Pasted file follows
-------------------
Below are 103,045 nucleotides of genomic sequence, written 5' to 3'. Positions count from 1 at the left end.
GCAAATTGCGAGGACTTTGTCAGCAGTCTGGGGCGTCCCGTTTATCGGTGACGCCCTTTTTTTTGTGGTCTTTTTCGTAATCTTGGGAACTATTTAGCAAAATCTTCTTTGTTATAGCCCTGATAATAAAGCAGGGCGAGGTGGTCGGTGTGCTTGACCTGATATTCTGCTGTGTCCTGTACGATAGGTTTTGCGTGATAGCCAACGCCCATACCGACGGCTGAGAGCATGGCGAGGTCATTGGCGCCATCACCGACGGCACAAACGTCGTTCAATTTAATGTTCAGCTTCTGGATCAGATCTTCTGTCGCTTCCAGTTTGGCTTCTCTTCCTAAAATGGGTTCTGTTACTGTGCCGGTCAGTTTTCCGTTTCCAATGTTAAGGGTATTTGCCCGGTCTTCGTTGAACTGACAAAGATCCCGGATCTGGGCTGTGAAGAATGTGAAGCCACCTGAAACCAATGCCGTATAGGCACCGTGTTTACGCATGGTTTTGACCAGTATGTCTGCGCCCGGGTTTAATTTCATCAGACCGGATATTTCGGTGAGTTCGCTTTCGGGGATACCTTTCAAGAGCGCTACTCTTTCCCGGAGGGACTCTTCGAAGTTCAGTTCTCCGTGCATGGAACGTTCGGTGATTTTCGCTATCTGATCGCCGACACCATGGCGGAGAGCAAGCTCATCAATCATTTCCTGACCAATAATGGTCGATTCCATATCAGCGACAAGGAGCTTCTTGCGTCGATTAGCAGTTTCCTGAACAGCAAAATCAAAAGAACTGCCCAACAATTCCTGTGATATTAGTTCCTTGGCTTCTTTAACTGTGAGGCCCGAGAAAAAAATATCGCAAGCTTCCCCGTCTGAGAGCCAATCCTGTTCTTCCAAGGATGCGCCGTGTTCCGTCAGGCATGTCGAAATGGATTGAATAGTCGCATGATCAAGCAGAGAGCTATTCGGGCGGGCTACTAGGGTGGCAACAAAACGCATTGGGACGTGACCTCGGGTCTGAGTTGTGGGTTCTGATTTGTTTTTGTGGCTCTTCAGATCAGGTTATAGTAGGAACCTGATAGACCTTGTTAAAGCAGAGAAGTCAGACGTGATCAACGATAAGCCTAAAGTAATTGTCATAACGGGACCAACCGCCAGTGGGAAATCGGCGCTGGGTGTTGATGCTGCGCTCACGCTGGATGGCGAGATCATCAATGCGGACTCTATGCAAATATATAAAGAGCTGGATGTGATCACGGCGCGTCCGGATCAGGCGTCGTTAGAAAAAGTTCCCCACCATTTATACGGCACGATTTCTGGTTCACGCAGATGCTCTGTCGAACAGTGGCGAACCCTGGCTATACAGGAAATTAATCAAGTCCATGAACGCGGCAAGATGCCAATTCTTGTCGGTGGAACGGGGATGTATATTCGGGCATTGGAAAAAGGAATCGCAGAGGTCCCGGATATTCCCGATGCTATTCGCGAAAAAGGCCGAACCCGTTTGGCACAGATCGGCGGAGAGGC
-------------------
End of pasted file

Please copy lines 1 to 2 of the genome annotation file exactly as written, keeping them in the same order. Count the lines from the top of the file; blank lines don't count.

Below are 103,045 nucleotides of genomic sequence, written 5' to 3'. Positions count from 1 at the left end.
GCAAATTGCGAGGACTTTGTCAGCAGTCTGGGGCGTCCCGTTTATCGGTGACGCCCTTTTTTTTGTGGTCTTTTTCGTAATCTTGGGAACTATTTAGCAAAATCTTCTTTGTTATAGCCCTGATAATAAAGCAGGGCGAGGTGGTCGGTGTGCTTGACCTGATATTCTGCTGTGTCCTGTACGATAGGTTTTGCGTGATAGCCAACGCCCATACCGACGGCTGAGAGCATGGCGAGGTCATTGGCGCCATCACCGACGGCACAAACGTCGTTCAATTTAATGTTCAGCTTCTGGATCAGATCTTCTGTCGCTTCCAGTTTGGCTTCTCTTCCTAAAATGGGTTCTGTTACTGTGCCGGTCAGTTTTCCGTTTCCAATGTTAAGGGTATTTGCCCGGTCTTCGTTGAACTGACAAAGATCCCGGATCTGGGCTGTGAAGAATGTGAAGCCACCTGAAACCAATGCCGTATAGGCACCGTGTTTACGCATGGTTTTGACCAGTATGTCTGCGCCCGGGTTTAATTTCATCAGACCGGATATTTCGGTGAGTTCGCTTTCGGGGATACCTTTCAAGAGCGCTACTCTTTCCCGGAGGGACTCTTCGAAGTTCAGTTCTCCGTGCATGGAACGTTCGGTGATTTTCGCTATCTGATCGCCGACACCATGGCGGAGAGCAAGCTCATCAATCATTTCCTGACCAATAATGGTCGATTCCATATCAGCGACAAGGAGCTTCTTGCGTCGATTAGCAGTTTCCTGAACAGCAAAATCAAAAGAACTGCCCAACAATTCCTGTGATATTAGTTCCTTGGCTTCTTTAACTGTGAGGCCCGAGAAAAAAATATCGCAAGCTTCCCCGTCTGAGAGCCAATCCTGTTCTTCCAAGGATGCGCCGTGTTCCGTCAGGCATGTCGAAATGGATTGAATAGTCGCATGATCAAGCAGAGAGCTATTCGGGCGGGCTACTAGGGTGGCAACAAAACGCATTGGGACGTGACCTCGGGTCTGAGTTGTGGGTTCTGATTTGTTTTTGTGGCTCTTCAGATCAGGTTATAGTAGGAACCTGATAGACCTTGTTAAAGCAGAGAAGTCAGACGTGATCAACGATAAGCCTAAAGTAATTGTCATAACGGGACCAACCGCCAGTGGGAAATCGGCGCTGGGTGTTGATGCTGCGCTCACGCTGGATGGCGAGATCATCAATGCGGACTCTATGCAAATATATAAAGAGCTGGATGTGATCACGGCGCGTCCGGATCAGGCGTCGTTAGAAAAAGTTCCCCACCATTTATACGGCACGATTTCTGGTTCACGCAGATGCTCTGTCGAACAGTGGCGAACCCTGGCTATACAGGAAATTAATCAAGTCCATGAACGCGGCAAGATGCCAATTCTTGTCGGTGGAACGGGGATGTATATTCGGGCATTGGAAAAAGGAATCGCAGAGGTCCCGGATATTCCCGATGCTATTCGCGAAAAAGGCCGAACCCGTTTGGCACAGATCGGCGGAGAGGC